Whether in reality or on the big screen, you’ve seen the story before; teenage boy meets teenage girl, one breaks the other’s heart, and they go their separate ways, growing into adulthood and apart from each other. What you haven’t seen, however, is a film like Alex Lehmann’s Blue Jay, which re-examines the lingering shards of a long-broken romance as it thrusts two high school sweethearts back together some 20 years after their tumultuous uncoupling.
By chance, Amanda (Sarah Paulson) and Jim (Mark Duplass) cross paths at a grocery store after they, unbeknownst to each other, return to their small hometown two decades after their relationship fell apart. As they dust off old skeletons and bask in the newness of discovering the adults they’ve become (he’s a conflicted handyman, she’s a married stepmom), their history as a couple unfurls over the course of a single evening, revealing the devastating blows and soaring highs that punctuated their time together.
Blue Jay unloads its narrative bulk almost entirely in a single setting, as Amanda and Jim unearth the ghosts of the past—some friendlier than others, as the grave betrayal which tore them apart comes to light—during an overnight stay at Jim’s childhood home. Though the film largely trains on the simple, dialogue-fueled interaction of two people, it feels more spectacular than theatrical, showcasing the acting prowess of two master performers feeding on mutual chemistry and performative bravado.
While Duplass, also the film’s screenwriter and producer, gives an unexpectedly dark turn unlike anything he’s done before, Paulson stands out as the film’s strongest asset. Through a combination of expertly-improvised dialogue and a passionate connection with her character’s perspective, Paulson gives one of the best performances of her career, effortlessly shifting from broken to brazen and everything in between, finding the sentimental joy in revisiting her first love, while carrying with her a lifetime of pain forged by a bitter end to what could have been.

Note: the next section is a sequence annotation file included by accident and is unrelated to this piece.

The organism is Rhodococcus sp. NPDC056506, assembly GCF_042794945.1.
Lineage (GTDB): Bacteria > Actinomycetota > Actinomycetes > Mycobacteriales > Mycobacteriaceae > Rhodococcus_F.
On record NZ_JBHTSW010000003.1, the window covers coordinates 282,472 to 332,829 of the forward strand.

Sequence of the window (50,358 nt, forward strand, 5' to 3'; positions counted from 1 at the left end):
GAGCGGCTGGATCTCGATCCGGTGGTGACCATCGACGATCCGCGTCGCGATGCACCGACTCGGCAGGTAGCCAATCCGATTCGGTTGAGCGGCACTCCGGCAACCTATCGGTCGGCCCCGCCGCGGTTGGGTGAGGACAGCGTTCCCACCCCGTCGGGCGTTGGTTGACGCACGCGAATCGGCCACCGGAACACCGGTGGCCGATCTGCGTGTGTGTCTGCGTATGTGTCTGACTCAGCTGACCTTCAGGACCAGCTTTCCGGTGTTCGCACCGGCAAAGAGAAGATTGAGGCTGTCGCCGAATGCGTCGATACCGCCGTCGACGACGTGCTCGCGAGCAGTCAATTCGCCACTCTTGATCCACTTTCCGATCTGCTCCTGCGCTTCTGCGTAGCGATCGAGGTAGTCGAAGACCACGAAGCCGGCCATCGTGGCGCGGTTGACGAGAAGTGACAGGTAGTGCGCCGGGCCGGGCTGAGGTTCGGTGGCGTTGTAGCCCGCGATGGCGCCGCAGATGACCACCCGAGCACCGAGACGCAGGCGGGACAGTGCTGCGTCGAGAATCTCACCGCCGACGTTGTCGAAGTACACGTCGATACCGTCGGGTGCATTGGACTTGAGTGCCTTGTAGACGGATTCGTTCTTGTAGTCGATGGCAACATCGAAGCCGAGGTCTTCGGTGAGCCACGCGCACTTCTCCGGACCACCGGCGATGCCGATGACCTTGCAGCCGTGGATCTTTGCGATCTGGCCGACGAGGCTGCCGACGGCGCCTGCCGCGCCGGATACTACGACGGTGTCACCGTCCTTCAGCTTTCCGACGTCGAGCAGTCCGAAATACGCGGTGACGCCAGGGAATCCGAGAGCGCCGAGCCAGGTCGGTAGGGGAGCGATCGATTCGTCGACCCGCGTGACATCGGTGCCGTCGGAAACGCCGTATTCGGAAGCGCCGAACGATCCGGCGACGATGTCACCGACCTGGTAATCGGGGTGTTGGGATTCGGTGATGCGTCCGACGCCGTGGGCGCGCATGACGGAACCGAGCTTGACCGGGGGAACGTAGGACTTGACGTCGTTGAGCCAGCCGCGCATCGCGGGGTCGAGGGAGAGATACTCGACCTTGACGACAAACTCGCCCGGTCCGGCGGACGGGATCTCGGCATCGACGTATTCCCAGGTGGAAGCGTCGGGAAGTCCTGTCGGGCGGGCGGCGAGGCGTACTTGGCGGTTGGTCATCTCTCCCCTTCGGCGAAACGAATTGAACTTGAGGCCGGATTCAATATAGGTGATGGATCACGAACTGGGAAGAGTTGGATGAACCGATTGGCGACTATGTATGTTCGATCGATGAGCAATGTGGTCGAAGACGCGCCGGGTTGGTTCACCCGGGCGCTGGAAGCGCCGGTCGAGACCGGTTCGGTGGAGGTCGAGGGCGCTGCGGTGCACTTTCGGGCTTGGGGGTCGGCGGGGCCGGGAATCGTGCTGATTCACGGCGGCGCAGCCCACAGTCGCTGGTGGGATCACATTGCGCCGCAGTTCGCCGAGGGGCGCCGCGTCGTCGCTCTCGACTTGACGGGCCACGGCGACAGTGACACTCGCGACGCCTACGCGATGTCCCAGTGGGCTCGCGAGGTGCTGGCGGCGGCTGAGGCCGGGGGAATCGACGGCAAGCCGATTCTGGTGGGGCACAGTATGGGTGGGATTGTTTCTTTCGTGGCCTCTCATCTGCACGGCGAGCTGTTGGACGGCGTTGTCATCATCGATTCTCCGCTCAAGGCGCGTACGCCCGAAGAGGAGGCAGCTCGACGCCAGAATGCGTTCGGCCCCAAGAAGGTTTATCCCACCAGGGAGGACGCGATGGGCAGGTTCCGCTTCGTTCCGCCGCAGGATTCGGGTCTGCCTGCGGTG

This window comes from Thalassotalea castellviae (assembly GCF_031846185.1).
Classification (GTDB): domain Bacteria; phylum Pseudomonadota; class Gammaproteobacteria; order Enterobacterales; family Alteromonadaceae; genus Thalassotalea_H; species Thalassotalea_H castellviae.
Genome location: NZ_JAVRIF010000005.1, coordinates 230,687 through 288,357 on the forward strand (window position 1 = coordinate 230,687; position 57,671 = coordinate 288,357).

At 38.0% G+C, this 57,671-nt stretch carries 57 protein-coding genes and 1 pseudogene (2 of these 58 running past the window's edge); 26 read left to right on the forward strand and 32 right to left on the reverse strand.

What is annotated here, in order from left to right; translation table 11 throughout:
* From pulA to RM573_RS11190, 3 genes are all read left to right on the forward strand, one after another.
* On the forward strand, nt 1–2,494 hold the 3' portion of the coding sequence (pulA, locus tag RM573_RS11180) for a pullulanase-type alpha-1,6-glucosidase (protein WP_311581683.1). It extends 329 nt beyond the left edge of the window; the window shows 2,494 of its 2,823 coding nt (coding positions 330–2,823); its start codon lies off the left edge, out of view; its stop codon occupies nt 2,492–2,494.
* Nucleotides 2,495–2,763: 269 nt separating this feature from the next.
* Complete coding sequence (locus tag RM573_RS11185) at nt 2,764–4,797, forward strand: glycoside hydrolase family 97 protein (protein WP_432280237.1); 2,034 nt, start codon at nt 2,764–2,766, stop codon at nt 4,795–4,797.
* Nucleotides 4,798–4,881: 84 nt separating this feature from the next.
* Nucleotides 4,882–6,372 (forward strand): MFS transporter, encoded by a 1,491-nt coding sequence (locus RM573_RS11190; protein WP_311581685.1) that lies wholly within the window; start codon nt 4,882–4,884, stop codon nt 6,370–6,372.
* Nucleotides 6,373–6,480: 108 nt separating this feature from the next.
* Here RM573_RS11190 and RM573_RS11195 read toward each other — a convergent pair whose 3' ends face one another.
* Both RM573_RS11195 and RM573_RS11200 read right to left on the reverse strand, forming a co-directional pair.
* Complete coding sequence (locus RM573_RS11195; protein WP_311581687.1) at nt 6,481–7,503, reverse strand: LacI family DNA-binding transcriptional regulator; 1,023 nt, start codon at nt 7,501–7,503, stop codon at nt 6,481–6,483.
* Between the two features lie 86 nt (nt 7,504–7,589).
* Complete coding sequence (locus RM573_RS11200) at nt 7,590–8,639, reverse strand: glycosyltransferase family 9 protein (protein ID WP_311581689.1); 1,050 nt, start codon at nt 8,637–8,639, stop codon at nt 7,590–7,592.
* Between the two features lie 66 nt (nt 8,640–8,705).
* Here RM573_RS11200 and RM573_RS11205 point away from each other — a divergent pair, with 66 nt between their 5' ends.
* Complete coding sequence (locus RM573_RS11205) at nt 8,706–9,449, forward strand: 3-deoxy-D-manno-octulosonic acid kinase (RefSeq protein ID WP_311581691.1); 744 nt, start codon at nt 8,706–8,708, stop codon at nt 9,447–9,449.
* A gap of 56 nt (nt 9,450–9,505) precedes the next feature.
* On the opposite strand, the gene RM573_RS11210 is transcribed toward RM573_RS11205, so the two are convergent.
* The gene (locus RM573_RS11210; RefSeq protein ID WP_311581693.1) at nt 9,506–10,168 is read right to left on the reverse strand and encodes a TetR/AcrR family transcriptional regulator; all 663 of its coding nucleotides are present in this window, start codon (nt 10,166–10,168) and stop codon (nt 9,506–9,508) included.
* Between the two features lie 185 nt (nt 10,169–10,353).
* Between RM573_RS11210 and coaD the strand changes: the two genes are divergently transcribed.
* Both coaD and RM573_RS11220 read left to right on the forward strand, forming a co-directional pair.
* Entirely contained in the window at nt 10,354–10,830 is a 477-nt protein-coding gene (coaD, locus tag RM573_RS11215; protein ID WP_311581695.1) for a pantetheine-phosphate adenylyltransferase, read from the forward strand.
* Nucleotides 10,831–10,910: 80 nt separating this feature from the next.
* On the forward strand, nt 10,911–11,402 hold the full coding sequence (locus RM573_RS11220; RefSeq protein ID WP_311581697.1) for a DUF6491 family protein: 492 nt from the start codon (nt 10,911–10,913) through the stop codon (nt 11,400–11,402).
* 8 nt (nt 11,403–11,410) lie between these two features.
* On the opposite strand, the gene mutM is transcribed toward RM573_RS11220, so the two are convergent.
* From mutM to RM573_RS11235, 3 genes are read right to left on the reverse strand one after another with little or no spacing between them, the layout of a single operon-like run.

Lehmann’s restrained direction imparts an intimacy onto Blue Jay’s story, quietly focused as his actors carve the narrative space in front of him. He wisely follows their instincts instead of steering them in forced directions, imbuing little stylistic flair, though his takes are long and appropriately patient. He makes the bold decision to drain the frame of color so his audience can feel the weight of Duplass’ brutally honest script without the distraction of conventional beauty leading our gaze elsewhere. The film beams with tonal shades of Linklater and Godard, though the similarities aren’t overbearing. Blue Jay feels remarkably spontaneous, organic, and fresh as it carves a unique lane for itself among the list of 2016’s best films.
Instead of treating puppy love like child’s play, Blue Jay savors the fantasy of foundations built in adolescence, kindled while the heart is still young, and draws out the agonizing reality that romance ultimately fizzles out of necessity as we age and mature. It understands that some messes, no matter how tempting it might be to piece them back together, are meant to stay broken. What you do with the shattered fragments, however, is what separates children from men. A-